The Chinese Golden Week

In her first Thursday Night Insight, Jingyuan Guan discusses Chinas tourist boom during Golden Week and the impact this has on travelers.

With the week-long Chinese Golden Week holiday now over, the domestic tourism industry reached a peak during the year.

These national holidays were first started by the government for the PRC’s National Day in 1999 and are primarily intended to help expand the domestic tourism market and stimulate domestic consumption. The Golden Weeks are consequently periods of greatly heightened travel activity.

On that first Golden Week, in October 1999, the government was astounded that 28 million people opted to play tourist in their own country and dug deep into their pockets to spend $1.62 billion.

Traveling is very common during the holidays and traveling to big cities is a must for most Chinese tourists. Shanghai and Beijing are the most popular tourists destinations, others include Hangzhou, Xi’an, Hong Kong and Xiamen. In Beijing, the number of tourists reached nearly 10 million, a 24 percent increase from last year. That’s almost half of the Capital city’s current population. Shanghai is also a major tourist hotspot during Golden Week, with 8 million tourists attracted to visit the Shanghai Expo.

The Chinese Tourism Academy forecast before the holiday that the number of tourists on China’s mainland could surpass 200 million during the week-long holiday, while tourist income is expected to be more than 100 billion Yuan ($14.7 billion), an increase of 25 percent over the same period of last year.

Added to it are the economic spinoffs such wild spending sprees generate, and the value to the economy is likely three or four times higher still.
But there are visible cracks in this golden egg.

So many people on the move at the same time has made Golden Week travel a nightmare. Think Christmas week three times a year. Flights are overbooked, trains and buses are jammed and the highways are congested in every direction.

And once travellers do get to their longed-for destination, more often than not they find tourists sites mobbed, hotel rates sky-high and even soft drink vendors charging ridiculous prices in hopes of cashing in on the bonanza.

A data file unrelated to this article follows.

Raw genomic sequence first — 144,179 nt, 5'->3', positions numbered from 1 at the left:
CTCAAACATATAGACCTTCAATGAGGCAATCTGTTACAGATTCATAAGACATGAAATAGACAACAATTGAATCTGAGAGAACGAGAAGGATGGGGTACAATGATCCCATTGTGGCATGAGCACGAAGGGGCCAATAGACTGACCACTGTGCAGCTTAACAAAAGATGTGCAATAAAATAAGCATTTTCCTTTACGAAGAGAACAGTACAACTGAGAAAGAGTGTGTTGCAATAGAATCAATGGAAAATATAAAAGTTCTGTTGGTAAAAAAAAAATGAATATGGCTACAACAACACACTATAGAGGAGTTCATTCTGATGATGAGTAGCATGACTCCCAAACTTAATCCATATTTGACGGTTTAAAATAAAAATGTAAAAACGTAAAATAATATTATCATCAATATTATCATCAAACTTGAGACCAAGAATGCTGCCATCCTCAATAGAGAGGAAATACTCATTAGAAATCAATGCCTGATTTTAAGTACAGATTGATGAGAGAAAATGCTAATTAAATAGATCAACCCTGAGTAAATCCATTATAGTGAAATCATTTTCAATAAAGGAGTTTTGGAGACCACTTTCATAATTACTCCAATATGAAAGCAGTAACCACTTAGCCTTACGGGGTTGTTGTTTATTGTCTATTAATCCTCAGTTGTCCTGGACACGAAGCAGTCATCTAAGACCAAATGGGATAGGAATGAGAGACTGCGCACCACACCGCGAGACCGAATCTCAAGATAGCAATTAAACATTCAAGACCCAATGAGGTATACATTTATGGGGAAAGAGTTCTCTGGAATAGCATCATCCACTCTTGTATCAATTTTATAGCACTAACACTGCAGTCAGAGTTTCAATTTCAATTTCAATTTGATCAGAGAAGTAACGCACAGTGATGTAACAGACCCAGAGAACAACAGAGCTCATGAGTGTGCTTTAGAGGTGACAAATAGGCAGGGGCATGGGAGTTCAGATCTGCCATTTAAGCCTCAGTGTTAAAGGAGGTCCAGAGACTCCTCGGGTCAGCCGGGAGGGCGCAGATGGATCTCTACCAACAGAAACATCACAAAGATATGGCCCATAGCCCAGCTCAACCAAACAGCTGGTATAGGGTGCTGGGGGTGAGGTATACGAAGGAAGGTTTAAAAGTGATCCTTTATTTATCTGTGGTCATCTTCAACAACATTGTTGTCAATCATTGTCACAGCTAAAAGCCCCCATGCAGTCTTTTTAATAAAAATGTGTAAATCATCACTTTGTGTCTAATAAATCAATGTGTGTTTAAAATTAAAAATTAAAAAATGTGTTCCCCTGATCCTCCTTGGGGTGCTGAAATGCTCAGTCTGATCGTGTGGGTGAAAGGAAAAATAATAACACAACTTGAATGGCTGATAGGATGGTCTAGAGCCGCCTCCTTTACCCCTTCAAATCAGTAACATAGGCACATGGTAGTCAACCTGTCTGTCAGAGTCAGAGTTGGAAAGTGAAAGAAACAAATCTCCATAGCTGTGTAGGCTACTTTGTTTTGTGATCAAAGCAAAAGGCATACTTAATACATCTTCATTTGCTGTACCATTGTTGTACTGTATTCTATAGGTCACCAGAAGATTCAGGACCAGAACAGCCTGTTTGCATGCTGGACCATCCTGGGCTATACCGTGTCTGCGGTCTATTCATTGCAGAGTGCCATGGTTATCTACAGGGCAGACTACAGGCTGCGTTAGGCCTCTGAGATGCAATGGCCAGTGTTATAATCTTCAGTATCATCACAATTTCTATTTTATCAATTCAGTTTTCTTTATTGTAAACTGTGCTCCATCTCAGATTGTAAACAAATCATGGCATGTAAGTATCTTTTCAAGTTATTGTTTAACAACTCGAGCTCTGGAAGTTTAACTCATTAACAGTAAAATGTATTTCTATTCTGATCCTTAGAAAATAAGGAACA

Such seasonal peaks in demand offers considerable opportunities to marketers, high demand and limited supply enabling vendors to charge high prices for their products. During these holiday periods, hotels charge exorbitant rates, flights are only available at full fare and even the price of soft drinks and snacks rockets.

It can be argued that the tourist industry is highly seasonal, and that the tasty profits available during these peaks travel seasons actually compensate for less profitable business at other times of the year. Having said that, such fluctuating prices can be frustrating to the average consumer, and I suspect that many travelers would prefer for hoteliers, airlines and other tourist-related businesses to spread their costs throughout the year rather than to bundle them all into one short period of time. Many people in China only have free time to travel during national holidays, and it does seem unfair that only people with flexible working hours can benefit from lower prices at other times during the year.

Seasonal pricing can serve to alienate many consumers by denying them from enjoying price offerings available to others. I would personally like to see companies in China’s tourist industry develop a more sophisticated range of products that cater to different segments of the market and are less exploitative to the average everyday customer.

Therefore, properly assessing the need before making any move is a sane decision. Am I going to take a long-distance trip to see a particular resort with a ridiculously priced flight ticket and large crowds of people everywhere or stay at home and relax?

And so it is at the outset of any particular research project that I always ask clients to ask themselves to understand whether research should be commissioned and what type of research will be able to help them. The first question that should be asked in the research planning stages is “does the information you seek already exist within your organization?” If not, what is the problem you are looking to answer and to set the respective objectives and goals for the study:

  • What is the scope of the study? (geographies to be covered/industry sectors/customers or potential customers)
  • How much do I have to spend?
  • When do I need the data by to inform my strategy?
  • And most important of all…..what will I do with the information once it has been delivered?

For more information on what questions you may want answering and how market research can help deliver business intelligence to your organization visit Frequently Asked Questions In Market Research

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